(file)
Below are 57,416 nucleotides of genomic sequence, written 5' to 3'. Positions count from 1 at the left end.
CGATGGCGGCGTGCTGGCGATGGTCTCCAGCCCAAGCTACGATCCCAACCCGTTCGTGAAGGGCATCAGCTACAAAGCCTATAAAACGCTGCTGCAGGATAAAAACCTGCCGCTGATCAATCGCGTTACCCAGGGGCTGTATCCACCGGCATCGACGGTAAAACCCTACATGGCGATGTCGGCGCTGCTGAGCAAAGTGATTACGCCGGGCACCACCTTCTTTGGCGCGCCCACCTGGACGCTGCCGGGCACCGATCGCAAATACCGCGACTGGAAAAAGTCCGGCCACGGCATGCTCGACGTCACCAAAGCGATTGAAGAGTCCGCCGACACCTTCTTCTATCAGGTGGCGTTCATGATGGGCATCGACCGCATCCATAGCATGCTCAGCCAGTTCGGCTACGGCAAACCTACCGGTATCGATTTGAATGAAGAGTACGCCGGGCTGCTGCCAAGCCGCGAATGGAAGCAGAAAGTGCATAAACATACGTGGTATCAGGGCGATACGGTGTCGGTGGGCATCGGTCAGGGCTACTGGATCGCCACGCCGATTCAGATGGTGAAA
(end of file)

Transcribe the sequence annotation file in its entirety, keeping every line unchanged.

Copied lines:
Below are 57,416 nucleotides of genomic sequence, written 5' to 3'. Positions count from 1 at the left end.
CGATGGCGGCGTGCTGGCGATGGTCTCCAGCCCAAGCTACGATCCCAACCCGTTCGTGAAGGGCATCAGCTACAAAGCCTATAAAACGCTGCTGCAGGATAAAAACCTGCCGCTGATCAATCGCGTTACCCAGGGGCTGTATCCACCGGCATCGACGGTAAAACCCTACATGGCGATGTCGGCGCTGCTGAGCAAAGTGATTACGCCGGGCACCACCTTCTTTGGCGCGCCCACCTGGACGCTGCCGGGCACCGATCGCAAATACCGCGACTGGAAAAAGTCCGGCCACGGCATGCTCGACGTCACCAAAGCGATTGAAGAGTCCGCCGACACCTTCTTCTATCAGGTGGCGTTCATGATGGGCATCGACCGCATCCATAGCATGCTCAGCCAGTTCGGCTACGGCAAACCTACCGGTATCGATTTGAATGAAGAGTACGCCGGGCTGCTGCCAAGCCGCGAATGGAAGCAGAAAGTGCATAAACATACGTGGTATCAGGGCGATACGGTGTCGGTGGGCATCGGTCAGGGCTACTGGATCGCCACGCCGATTCAGATGGTGAAA